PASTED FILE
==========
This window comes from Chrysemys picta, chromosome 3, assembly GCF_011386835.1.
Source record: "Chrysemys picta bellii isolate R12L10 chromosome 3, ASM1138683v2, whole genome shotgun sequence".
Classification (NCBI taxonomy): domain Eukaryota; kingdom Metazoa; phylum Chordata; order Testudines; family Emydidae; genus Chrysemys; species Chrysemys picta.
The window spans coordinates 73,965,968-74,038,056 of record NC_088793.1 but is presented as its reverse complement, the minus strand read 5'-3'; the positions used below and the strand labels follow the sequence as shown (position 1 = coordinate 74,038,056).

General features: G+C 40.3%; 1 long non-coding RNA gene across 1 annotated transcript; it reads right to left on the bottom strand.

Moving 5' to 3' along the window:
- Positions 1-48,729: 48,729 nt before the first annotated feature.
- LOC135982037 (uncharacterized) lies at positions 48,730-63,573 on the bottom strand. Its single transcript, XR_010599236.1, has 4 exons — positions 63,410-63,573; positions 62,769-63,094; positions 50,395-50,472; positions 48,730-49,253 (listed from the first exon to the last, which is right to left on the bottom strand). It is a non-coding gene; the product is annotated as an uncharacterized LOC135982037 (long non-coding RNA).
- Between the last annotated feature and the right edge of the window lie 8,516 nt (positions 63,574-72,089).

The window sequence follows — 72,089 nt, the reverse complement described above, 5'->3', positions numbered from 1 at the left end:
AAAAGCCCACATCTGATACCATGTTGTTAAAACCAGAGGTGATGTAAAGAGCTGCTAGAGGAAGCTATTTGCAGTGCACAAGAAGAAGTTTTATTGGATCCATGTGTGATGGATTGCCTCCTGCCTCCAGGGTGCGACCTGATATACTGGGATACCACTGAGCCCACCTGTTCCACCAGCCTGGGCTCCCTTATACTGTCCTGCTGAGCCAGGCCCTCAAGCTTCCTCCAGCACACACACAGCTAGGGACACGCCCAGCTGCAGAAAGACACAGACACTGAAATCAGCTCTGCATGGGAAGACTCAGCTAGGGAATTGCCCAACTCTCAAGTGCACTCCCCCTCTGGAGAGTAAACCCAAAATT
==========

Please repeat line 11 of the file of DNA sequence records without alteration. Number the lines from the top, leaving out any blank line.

AAAAGCCCACATCTGATACCATGTTGTTAAAACCAGAGGTGATGTAAAGAGCTGCTAGAGGAAGCTATTTGCAGTGCACAAGAAGAAGTTTTATTGGATCCATGTGTGATGGATTGCCTCCTGCCTCCAGGGTGCGACCTGATATACTGGGATACCACTGAGCCCACCTGTTCCACCAGCCTGGGCTCCCTTATACTGTCCTGCTGAGCCAGGCCCTCAAGCTTCCTCCAGCACACACACAGCTAGGGACACGCCCAGCTGCAGAAAGACACAGACACTGAAATCAGCTCTGCATGGGAAGACTCAGCTAGGGAATTGCCCAACTCTCAAGTGCACTCCCCCTCTGGAGAGTAAACCCAAAATT